How to start using advanced content analytics
Analytics, in general, is key to performance optimization. Getting accurate feedback on what is working and what not helps companies make improvements that will lead to better outcomes. And when content is the center of your business, Advanced Content Analytics becomes the center of your Big Data analytics. By now, most businesses have heard of the Advanced Analytics and how it can generate value from large amounts of warehouse and fresh data. But despite this, most marketers today are struggling to measure whether anyone is using their content, how often their content is used, how much their content engages customers, and most importantly – whether their content has any impact on sales. Advanced Content Analytics using today’s sophisticated tools and techniques can make it easier to measure the outcomes of your content.
What are analytics and what are their types?
According to RapidMiner, analytics is a term that refers to the skills, applications, technologies, and practices used in the exploration and investigation of data in order to gain insight that will help drive future business planning. They also divide analytics into two major areas: Business Intelligence (BI) and Advanced Analytics. While BI uses a consistent set of metrics to measure past performances, Advanced Analytics goes beyond this using sophisticated modeling techniques that can help predict future events. A definition of Advanced Analytics by Gartner Inc. is autonomous or semi-autonomous examining of data or content using sophisticated tools that are beyond those of traditional BI. Examples of Advanced Analytics tools include data/text mining, pattern matching, visualization, semantic analysis, neural networks, and complex event processing just to name a few.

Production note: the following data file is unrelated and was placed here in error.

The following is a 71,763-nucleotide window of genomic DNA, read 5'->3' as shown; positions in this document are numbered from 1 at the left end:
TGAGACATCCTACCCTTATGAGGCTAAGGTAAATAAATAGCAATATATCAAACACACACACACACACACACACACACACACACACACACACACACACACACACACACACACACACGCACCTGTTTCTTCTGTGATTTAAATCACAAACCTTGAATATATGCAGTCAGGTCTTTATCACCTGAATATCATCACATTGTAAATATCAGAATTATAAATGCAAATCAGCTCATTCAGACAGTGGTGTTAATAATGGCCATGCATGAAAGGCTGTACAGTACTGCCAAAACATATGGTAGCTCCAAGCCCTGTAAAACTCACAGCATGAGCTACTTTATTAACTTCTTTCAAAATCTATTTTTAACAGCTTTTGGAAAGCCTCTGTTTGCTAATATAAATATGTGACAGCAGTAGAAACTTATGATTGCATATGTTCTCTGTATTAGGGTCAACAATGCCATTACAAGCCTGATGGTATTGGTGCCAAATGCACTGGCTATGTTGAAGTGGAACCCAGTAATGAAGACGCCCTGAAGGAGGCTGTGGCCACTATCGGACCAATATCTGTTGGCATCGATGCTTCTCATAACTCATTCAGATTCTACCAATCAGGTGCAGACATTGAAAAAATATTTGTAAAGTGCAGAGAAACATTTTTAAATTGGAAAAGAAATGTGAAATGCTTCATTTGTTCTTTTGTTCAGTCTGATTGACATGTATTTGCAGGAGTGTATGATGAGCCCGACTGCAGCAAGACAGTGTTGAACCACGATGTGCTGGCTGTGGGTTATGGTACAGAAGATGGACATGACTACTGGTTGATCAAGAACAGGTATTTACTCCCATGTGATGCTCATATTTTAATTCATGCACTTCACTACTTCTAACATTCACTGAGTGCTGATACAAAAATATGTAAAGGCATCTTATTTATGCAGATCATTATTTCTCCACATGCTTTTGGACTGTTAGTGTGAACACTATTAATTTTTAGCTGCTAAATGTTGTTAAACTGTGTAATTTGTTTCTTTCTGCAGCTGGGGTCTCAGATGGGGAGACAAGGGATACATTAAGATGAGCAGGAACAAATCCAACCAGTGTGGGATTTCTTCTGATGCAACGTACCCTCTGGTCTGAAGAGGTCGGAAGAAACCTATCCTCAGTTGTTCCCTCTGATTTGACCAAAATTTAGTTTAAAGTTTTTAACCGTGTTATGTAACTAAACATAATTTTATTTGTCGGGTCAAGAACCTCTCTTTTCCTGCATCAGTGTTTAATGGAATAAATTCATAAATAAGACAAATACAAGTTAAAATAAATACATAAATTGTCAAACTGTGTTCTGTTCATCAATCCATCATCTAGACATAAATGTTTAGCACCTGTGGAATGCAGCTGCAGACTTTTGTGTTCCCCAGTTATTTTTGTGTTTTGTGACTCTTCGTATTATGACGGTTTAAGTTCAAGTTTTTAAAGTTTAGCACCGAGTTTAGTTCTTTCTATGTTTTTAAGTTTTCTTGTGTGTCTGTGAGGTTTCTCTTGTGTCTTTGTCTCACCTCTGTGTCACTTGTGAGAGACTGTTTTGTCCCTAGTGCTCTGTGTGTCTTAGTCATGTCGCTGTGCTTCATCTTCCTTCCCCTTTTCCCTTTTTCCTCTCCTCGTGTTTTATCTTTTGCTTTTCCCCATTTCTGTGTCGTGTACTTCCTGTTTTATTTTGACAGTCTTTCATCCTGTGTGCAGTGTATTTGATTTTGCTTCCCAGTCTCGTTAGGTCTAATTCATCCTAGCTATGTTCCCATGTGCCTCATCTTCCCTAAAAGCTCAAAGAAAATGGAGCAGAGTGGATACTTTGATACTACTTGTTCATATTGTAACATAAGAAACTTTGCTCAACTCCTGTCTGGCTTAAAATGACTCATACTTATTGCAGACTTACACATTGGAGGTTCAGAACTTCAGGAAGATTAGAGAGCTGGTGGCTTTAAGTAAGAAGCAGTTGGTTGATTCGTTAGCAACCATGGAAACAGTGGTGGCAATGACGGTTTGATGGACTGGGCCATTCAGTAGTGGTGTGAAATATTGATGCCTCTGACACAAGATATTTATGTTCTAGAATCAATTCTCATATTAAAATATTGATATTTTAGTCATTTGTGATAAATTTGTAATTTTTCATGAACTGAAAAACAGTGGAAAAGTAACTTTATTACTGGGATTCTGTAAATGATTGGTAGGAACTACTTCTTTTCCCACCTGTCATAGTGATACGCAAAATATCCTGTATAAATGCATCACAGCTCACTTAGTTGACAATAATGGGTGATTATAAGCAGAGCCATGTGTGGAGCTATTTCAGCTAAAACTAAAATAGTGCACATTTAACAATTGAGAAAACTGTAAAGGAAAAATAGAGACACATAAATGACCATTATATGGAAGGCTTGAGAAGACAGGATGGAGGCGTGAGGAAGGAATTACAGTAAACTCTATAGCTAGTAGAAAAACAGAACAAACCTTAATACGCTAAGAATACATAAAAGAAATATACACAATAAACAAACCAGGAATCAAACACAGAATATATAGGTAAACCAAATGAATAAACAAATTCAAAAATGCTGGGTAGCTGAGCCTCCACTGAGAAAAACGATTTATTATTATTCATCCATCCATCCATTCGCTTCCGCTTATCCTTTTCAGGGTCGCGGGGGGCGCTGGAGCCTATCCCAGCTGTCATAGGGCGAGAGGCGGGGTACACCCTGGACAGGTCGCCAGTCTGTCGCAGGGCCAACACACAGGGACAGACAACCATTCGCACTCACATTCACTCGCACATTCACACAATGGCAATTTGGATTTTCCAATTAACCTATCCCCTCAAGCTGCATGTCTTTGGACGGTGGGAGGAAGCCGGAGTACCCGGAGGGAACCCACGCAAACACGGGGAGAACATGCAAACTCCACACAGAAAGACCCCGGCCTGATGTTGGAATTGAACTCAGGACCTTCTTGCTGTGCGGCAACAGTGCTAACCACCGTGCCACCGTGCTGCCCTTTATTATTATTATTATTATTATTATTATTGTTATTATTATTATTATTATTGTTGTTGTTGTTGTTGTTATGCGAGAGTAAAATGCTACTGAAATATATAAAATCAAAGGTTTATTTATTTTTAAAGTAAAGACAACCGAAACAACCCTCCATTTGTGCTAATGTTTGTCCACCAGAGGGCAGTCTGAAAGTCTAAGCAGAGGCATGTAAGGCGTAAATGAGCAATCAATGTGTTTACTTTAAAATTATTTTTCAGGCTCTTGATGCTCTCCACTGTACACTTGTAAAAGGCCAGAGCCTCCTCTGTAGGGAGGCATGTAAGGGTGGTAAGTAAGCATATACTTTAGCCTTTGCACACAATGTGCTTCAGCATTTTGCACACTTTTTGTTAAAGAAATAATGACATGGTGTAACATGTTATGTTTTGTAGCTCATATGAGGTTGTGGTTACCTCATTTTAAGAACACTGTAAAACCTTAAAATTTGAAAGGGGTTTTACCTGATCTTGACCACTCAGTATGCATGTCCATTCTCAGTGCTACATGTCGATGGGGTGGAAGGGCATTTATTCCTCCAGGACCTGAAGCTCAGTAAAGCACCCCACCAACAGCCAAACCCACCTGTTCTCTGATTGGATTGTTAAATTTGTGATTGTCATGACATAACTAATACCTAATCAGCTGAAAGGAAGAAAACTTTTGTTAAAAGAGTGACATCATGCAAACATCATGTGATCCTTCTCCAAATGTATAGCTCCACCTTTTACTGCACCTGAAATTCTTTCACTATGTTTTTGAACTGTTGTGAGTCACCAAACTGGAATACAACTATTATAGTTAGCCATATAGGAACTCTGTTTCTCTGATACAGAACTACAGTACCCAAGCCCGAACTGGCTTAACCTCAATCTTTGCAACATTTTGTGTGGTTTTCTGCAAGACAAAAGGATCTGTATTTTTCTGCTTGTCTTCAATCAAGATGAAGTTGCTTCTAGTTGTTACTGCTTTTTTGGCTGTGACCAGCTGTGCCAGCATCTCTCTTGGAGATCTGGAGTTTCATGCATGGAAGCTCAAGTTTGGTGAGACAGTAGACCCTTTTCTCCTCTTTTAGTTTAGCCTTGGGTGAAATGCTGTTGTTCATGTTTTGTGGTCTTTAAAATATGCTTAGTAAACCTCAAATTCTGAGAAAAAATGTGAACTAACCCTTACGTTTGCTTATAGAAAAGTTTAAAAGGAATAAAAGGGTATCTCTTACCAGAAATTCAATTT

A perfect match of technology with expertise
However, not everyone agrees with the current definition of Advanced Analytics with some seeing it simply as a subset of BI. A Data Science and Analytics Company called Recovery Decision Science explains that while Advanced Analytics refers to future-oriented analysis, that the only thing that’s future about them is the actual business decision based on analyses of current or past data. With that being said, Recovery Decision Science argues that Advanced Analytics should not be defined in terms of time orientation neither by the techniques used. Instead, they offer a different definition of Advanced Analytics: any computer-based analytics technique relying on both modern software technology as well as the expertise of the analyst.
Analysis of content
When it comes to Advanced Content Analytics, in particular, the term simply refers to the use of Advanced Analytics used to measure the outcomes of their content. Businesses that rely on content to generate leads and sales are always on the search for new ways to measure the impact of their content marketing strategies. This will help direct their future endeavors such as determining the right content for the right customer. In Advanced Content Analytics, the goal is to measure lead generation, measure the number of direct leads compared to assisted leads, and measuring intricate details beyond page visits, views, and downloads such as time spent on a page, number of scrolls, and even benchmarking.